Shadowline Wall Coping

W.P. Hickman

The inspiration for the Shadowline profiled coping designed by HOK Los Angeles’ Chris Anderson was simply a response to the lack of commercially available standard options.

Historically, great emphasis has been placed on that point where buildings meet the sky. This union often was celebrated with meticulously crafted cornices that became defining elements of the design.

As building methodologies evolved and modernism took hold, sheet metal flashing began to take the shape of the ubiquitous and economical inverted ‘U’ coping. When properly installed and specified, this coping can complement a design and keep moisture out of a building. Over time, however, exposure to the elements causes conventional coping to weather, lose its form and ultimately detract from a building’s aesthetic by giving it an air of cheapness.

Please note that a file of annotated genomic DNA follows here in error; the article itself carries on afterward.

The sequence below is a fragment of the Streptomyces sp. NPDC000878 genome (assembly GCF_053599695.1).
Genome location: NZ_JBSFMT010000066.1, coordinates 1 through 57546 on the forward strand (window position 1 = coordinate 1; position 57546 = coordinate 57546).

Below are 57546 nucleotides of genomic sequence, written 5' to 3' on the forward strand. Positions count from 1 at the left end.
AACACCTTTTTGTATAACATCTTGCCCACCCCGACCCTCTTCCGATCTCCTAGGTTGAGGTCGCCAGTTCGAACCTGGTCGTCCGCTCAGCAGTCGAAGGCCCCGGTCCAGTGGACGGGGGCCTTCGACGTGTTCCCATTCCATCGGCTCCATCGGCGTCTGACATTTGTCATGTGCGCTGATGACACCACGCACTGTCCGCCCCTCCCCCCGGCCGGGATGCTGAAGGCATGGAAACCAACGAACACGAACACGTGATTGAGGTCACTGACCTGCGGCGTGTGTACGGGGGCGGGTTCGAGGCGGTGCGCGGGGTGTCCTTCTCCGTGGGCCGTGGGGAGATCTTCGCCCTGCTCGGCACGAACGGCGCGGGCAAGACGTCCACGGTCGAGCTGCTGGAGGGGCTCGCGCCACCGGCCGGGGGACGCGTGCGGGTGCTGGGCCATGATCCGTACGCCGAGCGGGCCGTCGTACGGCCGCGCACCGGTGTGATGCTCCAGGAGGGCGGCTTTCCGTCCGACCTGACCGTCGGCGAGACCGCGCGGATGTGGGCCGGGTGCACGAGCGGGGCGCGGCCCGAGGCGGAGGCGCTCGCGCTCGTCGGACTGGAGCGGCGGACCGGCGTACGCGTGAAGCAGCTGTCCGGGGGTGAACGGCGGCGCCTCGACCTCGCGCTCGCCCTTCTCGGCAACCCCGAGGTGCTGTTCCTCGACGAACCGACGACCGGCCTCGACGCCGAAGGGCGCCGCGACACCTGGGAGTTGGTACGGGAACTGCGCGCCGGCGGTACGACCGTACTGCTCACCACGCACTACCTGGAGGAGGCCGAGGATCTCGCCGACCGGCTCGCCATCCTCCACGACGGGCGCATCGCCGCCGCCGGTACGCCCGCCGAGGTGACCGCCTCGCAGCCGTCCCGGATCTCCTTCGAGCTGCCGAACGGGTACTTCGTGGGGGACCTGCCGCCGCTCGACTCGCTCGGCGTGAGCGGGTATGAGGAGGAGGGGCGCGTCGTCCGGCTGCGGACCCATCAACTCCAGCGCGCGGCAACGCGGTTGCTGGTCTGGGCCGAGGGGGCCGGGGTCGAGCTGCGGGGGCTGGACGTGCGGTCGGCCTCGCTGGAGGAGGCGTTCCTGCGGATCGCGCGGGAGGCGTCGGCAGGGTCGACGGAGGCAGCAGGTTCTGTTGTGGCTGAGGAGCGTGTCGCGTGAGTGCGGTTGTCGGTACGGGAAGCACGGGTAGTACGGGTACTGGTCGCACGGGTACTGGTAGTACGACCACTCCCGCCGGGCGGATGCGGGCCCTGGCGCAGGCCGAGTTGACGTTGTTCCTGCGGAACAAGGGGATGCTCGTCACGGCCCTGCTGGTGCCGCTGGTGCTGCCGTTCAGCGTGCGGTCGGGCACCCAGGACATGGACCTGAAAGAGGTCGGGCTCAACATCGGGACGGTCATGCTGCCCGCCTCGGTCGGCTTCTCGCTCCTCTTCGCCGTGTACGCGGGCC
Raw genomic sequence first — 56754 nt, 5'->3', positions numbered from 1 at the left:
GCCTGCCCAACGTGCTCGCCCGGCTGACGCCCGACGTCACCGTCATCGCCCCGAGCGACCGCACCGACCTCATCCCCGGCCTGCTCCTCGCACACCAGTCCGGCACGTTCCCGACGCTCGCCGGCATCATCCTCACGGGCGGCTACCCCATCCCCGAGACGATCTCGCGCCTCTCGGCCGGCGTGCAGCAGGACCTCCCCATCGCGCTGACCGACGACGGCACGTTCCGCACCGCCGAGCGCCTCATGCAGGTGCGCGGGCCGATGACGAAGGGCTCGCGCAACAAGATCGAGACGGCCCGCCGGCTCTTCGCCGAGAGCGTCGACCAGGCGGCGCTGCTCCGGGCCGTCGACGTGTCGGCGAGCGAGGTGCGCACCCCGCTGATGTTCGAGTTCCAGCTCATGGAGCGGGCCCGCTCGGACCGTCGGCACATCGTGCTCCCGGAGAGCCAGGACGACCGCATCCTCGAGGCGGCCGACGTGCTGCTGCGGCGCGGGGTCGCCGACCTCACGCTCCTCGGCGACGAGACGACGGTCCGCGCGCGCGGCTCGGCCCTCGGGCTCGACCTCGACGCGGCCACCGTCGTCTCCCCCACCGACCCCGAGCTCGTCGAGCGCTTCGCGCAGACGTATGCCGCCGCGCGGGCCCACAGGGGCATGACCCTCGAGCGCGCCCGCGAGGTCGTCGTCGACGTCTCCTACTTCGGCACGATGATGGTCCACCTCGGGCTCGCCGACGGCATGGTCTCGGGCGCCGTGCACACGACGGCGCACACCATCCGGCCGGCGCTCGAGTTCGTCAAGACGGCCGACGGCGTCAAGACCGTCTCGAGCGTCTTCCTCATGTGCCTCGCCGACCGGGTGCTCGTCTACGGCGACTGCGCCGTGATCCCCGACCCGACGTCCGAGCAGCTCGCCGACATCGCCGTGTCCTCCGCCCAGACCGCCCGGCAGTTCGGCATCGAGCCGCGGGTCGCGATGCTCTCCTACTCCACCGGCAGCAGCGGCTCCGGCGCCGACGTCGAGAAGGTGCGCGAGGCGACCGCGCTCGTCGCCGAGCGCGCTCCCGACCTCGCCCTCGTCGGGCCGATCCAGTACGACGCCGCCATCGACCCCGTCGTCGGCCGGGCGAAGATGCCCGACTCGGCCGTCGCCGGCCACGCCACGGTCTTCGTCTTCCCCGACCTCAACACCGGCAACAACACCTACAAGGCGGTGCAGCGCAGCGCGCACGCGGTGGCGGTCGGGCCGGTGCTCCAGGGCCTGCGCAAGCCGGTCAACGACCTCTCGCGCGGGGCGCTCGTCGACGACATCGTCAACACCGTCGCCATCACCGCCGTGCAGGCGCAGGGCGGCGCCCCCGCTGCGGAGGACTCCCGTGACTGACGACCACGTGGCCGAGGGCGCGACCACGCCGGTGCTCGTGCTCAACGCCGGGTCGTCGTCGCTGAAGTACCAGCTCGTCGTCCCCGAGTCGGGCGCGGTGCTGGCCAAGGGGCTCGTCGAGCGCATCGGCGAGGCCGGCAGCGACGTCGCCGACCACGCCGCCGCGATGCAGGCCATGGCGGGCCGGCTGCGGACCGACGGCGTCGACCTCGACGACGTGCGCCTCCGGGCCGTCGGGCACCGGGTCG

In recent years, architects paying increased attention to this concern have responded by designing clever, clean, nicely crafted and well-integrated wall copings.

Surprisingly, the roofing industry has not responded to this need by making attractive, standardized designs commercially available to architects. Instead, nearly all non-conventional coping designs are one-off creations, fabricated by sheet metal shops for individual projects. These solutions often have not gone through the wind testing required by many agencies and owners.

Anderson has designed the Shadowline coping to provide architects with a tested and aesthetically pleasing alternative to conventional coping. The inset reveal is designed to add both visual interest and structural rigidity that ensures it will retain its shape and integrity throughout the building’s life. Shadowline coping is compatible with a wide variety of wall types, including masonry, and can accommodate many different wall widths while retaining its wind-testing status.